This group of people should also be following the governments shielding advice to protect themselves. By now all these people will have been advised either directly by a letter from the government or contacted directly by their GP.

Those with more severe illness

We also need to identify those who are having a more severe illness from Coronavirus but don’t obviously need to be sent straight to hospital.

This may include people who are not significantly better after 7 days and those with an extremely high temperature in combination with abnormal medical “observations” such as blood oxygen levels, breathing rate or heart rate.

This is where the “hot site” comes in useful, with a brief examination we can measure these factors and make an appropriate treatment plan, this often includes antibiotics to prevent a secondary bacterial infection.

Covid paranoia 

There are also a couple of other types of consultations we are doing a lot of. We are speaking to a lot of people with something I have labelled as “Covid paranoia” or “Covidanoia”.

This is where any pretty normal bodily function or minor ailment worries the person so much, they think they have Coronavirus and they call their GP in an anxious state.

I think this represents the level of fear that we are all dealing with at the moment and GPs have become adept at reassuring the worried well.

Covid denial

In contrast to those with “Covidanoia” are those with “Covid denial”. This is where I speak to someone on the phone who obviously (to me as a doctor anyway) has a pretty serious case of Coronavirus but seems oblivious to that fact!

I spoke to a patient last week who had continued going to work with sore throat and cough and had eventually been sent home by her employer.

We can only do these jobs if people seek our advice and medical care.

Where have all the sick people gone?

There is another very important question that GPs have been asking for a few weeks and the media just now seems to be picking up on…..Where have all the sick people gone?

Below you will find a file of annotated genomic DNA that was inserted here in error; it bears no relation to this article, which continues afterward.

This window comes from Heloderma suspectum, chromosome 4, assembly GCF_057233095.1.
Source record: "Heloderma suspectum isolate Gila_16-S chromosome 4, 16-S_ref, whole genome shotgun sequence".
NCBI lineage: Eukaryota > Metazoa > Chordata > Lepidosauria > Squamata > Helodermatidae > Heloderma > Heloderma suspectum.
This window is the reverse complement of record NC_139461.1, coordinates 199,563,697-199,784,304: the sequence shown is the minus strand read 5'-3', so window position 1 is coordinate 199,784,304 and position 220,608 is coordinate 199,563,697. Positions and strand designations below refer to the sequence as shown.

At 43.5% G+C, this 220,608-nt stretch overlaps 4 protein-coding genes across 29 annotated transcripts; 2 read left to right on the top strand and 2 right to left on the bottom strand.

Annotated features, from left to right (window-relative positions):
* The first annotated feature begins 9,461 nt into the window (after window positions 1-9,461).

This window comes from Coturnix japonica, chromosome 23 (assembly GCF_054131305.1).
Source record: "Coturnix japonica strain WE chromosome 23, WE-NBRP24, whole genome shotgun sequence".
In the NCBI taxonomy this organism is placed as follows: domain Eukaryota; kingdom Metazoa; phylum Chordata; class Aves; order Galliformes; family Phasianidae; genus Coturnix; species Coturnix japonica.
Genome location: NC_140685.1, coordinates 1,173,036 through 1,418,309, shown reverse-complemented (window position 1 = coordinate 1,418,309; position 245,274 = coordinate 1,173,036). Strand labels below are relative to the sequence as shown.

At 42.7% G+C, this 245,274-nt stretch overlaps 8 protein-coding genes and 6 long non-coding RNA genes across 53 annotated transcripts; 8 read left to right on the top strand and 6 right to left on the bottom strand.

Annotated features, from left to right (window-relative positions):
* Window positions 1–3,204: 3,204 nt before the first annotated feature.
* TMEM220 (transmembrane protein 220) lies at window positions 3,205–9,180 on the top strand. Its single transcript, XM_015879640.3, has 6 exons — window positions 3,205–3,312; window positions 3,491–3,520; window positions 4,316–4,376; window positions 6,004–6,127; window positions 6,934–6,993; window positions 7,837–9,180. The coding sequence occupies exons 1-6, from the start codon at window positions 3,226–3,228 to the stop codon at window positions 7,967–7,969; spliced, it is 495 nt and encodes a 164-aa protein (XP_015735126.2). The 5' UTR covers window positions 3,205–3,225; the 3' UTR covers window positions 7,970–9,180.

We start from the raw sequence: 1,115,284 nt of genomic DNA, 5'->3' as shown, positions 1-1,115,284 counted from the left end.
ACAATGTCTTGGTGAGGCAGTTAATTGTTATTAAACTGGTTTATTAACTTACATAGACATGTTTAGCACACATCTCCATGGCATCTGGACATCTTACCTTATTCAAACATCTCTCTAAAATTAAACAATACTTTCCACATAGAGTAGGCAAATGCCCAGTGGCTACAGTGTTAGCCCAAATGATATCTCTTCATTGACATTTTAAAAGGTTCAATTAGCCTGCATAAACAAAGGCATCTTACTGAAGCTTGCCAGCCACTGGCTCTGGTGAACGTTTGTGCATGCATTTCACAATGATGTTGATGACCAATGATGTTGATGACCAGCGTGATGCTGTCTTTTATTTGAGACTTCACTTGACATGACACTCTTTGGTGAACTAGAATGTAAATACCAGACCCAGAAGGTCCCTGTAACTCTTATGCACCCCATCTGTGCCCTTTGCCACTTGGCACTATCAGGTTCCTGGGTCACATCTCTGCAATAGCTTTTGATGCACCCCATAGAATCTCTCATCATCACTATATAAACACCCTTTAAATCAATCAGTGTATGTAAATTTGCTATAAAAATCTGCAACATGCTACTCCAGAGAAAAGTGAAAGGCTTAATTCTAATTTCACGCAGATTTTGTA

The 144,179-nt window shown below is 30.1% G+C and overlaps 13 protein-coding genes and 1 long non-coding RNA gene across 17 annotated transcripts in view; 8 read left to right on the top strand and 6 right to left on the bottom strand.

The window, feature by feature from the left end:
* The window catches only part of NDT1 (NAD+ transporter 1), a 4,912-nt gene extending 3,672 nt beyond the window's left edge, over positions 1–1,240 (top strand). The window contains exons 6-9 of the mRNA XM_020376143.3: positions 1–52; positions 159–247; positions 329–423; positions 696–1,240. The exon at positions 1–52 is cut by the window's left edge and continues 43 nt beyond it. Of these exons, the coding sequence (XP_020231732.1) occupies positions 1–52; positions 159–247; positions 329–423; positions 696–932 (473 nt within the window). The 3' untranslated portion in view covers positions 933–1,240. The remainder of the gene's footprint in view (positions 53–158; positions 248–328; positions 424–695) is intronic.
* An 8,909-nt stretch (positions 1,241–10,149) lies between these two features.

That’s what we are asking ourselves.

Part of a GPs job is to sift through all the common colds and aches and pains to find the people with a life-threatening medical condition.

However, I have not referred a single patient with a heart attack or a stroke to hospital for 4 weeks. And I have only made a few referrals to the rapid access hospital clinics for possible cancers.

That is very unusual!

Whilst some people may be finding ways to manage minor health complaints through self-care.

Undoubtedly some are staying at home and keeping quiet when they should be seeing a doctor!

So, the current maxim “Stay Home, Stay Safe, protect our NHS” needs some adjustment.

Stay Home, Stay Safe, protect our NHS, AND Call your GP if you need to!

Published by carolinementzer

Caroline Mentzer is a Nutritional Therapist, Herbalist and Writer from Oxford, UK. Married to and Infectious Disease doctor, her blog discusses the benefits of combining holistic and conventional approaches to find unique solutions to many health and parenting challenges.

7 thoughts on “Life as a Lockdown GP

  1. Interesting read. I think that people are so paranoid about covid that they are not going to the doctors in fear of being refferd to a hospital. As some see it as almost guaranteed that they will get it

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    1. I think you’re right. But the funny thing is, I’ve known a few people that have had to go into hospital out of necessity (not Covid related), and they’ve been seen really quickly and given excellent care, largely because other departments, including A&E, are pretty empty!

      Like